Sinclair/Tribune Mega-Merger Collapses. What Does it Mean for WREG?

Posted By on Thu, Aug 9, 2018 at 11:37 AM

Race to the Bottom
  • Race to the Bottom
The controversial, law-bending $3.9 billion merger of Tribune Media and Sinclair TV collapsed Wednesday, August 8th, when Tribune Media's board voted to terminate the deal.

The merger, which seemed likely, given the FCC's initial willingness to misapply the outdated "UHF discount" rule, became considerably less certain last month when the FCC criticized Sinclair, casting doubt on Sinclair's proposed divestitures, which might amount to divestiture in name only. Or, per the actual concern, "sham transactions."

Historically, Sinclair's content has been right-wing. Recently, it has become overtly Trumpian, with mandates for local stations to air editorial segments by Boris Epshteyn, the Russian-born Republican political strategist and investment banker who is now the "chief political analyst" for Sinclair. Epshteyn was also a senior advisor in Donald Trump's 2016 campaign.


The president has been more than happy to return the favor. 


What made Trump's endorsement especially troublesome — even for him — is the fact that Sinclair's stations operate unbranded. So, in terms of affiliation, the Sinclair stations the president endorses often are actually affiliates of the NBC, ABC, CBS networks he criticizes.

And some Sinclair stations are FOX affiliates. Welcome to the media ownership funhouse.

While much attention is focused on the big, national networks such as CNN, FOX, MSNBC, etc., Sinclair has been creating a vast web of local, network-affiliated stations. Local TV news has more reach than all four major cable news stations combined.

In addition to ending the merger, Tribune is suing Sinclair.

The stake in this deal for Memphians was news station WREG Channel 3. It now appears that for the foreseeable future, Memphis' Channel 3 will remain a Tribune Media property.

Bye, Boris. 
Boris Epshteyn — Not coming to WREG.
  • Boris Epshteyn — Not coming to WREG.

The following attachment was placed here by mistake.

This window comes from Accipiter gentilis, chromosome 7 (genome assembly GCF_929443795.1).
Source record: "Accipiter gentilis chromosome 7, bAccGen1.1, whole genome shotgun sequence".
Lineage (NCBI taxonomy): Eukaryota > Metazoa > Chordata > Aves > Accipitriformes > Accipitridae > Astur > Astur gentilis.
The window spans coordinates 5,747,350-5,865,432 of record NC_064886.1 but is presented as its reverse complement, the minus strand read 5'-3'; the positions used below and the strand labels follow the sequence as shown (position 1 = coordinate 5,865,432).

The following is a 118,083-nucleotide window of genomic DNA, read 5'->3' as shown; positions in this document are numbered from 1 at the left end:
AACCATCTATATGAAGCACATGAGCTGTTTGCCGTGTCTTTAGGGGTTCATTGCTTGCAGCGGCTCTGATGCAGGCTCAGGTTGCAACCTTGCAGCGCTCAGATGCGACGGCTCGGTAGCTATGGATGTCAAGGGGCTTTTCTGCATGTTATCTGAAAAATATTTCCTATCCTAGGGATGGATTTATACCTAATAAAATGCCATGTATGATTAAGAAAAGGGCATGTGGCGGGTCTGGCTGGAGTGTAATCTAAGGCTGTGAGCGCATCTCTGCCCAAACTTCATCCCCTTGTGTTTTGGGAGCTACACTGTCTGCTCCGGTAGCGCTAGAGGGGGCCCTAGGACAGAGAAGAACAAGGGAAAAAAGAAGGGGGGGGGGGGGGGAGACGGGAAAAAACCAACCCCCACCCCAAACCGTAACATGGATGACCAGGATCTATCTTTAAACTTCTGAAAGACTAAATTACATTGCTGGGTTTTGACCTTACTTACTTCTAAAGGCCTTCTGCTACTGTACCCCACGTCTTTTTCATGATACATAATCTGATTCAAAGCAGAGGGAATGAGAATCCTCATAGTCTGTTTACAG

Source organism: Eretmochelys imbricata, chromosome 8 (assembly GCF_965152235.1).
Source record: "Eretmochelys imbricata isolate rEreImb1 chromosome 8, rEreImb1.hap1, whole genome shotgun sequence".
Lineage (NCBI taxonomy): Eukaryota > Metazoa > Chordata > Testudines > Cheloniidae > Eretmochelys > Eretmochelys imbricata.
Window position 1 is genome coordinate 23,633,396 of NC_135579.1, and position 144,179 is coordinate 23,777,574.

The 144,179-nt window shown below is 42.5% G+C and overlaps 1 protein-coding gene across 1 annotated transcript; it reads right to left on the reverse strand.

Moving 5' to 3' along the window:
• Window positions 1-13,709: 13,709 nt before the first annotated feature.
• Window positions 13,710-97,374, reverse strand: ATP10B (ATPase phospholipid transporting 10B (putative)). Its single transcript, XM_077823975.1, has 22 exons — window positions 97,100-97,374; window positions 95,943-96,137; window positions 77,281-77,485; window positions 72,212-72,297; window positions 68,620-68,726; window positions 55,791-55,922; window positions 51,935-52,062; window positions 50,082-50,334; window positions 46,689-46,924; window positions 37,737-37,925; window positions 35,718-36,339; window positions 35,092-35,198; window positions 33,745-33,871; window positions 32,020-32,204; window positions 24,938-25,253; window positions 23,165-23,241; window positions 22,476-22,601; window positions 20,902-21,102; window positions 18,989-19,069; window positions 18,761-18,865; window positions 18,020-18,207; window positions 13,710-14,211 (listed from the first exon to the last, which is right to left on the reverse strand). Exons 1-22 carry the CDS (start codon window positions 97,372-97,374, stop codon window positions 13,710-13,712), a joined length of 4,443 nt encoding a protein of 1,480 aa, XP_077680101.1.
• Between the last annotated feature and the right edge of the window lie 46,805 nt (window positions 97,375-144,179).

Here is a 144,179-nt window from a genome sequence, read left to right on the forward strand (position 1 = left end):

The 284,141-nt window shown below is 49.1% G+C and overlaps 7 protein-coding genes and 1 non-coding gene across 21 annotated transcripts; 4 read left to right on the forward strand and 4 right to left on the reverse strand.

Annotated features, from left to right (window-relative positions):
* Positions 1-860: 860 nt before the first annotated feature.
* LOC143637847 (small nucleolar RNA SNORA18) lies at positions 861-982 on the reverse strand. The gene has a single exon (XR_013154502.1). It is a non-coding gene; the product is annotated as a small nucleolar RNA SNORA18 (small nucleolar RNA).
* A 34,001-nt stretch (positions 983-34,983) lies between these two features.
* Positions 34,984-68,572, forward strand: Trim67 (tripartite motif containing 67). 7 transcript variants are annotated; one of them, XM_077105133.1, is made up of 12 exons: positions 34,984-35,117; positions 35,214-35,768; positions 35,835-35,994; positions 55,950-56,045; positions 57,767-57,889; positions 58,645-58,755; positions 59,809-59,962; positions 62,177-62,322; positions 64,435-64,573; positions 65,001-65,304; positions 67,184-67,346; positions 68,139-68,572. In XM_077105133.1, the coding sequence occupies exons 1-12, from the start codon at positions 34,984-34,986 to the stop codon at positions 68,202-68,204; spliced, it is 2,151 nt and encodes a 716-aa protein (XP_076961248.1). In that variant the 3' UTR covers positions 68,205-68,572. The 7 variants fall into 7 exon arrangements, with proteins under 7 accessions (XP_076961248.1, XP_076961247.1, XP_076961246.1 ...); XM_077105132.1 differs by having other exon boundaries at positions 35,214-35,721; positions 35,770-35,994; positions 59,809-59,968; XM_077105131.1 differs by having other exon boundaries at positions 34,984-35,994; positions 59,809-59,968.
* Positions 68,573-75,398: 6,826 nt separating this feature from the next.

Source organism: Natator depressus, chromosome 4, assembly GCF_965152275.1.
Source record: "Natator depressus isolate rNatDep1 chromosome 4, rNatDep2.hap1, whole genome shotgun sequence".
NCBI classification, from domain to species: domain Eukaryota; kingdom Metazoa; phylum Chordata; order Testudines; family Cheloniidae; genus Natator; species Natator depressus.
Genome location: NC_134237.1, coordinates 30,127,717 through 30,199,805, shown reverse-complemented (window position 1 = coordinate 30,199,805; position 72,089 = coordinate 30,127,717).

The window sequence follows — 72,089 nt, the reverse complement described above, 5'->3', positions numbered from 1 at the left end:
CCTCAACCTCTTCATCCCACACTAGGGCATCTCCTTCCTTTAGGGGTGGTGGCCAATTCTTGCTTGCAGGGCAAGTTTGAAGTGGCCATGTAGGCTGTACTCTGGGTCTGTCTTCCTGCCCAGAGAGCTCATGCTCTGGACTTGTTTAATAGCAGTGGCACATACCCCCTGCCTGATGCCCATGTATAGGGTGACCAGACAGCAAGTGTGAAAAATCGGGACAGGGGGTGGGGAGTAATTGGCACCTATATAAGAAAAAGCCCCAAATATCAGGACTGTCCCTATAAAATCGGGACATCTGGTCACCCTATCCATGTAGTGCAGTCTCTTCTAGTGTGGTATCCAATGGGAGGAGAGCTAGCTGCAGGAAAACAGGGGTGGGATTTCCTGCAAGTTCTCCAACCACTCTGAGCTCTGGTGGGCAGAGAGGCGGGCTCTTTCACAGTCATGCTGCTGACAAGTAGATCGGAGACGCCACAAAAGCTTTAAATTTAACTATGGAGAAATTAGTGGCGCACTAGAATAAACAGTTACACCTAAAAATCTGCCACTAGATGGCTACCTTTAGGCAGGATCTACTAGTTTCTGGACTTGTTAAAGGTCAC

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Wednesday, August 8, 2018

Q & A with '68 Comeback and T.A.M.I. Show director, Steve Binder

Posted By on Wed, Aug 8, 2018 at 3:53 PM

Steve Binder & Elvis Presley on the set of Singer Presents... Elvis.
  • Steve Binder & Elvis Presley on the set of Singer Presents... Elvis.
Whether you recognize the name or not, producer/director Steve Binder is probably responsible for developing a considerable portion of your favorite pop-culture real estate. Before directing a landmark 1964 concert film, The T.A.M.I. Show, featuring James Brown, The Rolling Stones, The Supremes, Chuck Berry (and Marvin Gay, and The Beach Boys, and Gerry and the Pacemakers, and The Ronettes), and a full roster of future music industry legends. Binder worked on The Steve Allen Show. He partnered with top-shelf music producer Bones Howe. He produced Pee Wee's Playhouse. Star Wars completists can thank him for directing the Infamous Star Wars Holiday Special, which might have been considerably worse, had Binder not been called in to salvage the project, when the network's first choice didn't work out. In 1968, Binder accepted an offer to direct the NBC TV special Singer Presents... Elvis, better known now as the "'68 Comeback."

This week Binder's coming to Memphis and Graceland to help celebrate the 50th anniversary of Singer Presents..., and sign copies of his book Comeback '68: The Story of the Elvis Special. Here's some of what he had to say about his work on The T.A.M.I. Show, and the NBC special that marked his return to serious recording and live performance. 

Memphis Flyer: I know we’re supposed to talk about Elvis, but I don’t think there’s a ‘68 Comeback without the T.A.M.I. Show in 1964. So I’d like to start there, if it’s okay.

Steve Binder: To begin with, I was directing Steve Allen at the time, and in the middle of it we took a hiatus. So I had an opportunity to collaborate again with Bill Sargent, The T.A.M.I. Show producer. Bill was really a great promoter. He didn’t have a lot of input creatively. He’d just finished producing [a filmed version of] Richard Burton on Broadway doing Hamlet. His idea — he was so far ahead of his time. Everything we’re watching today on digital, Bill thought about those things in the 1960’s.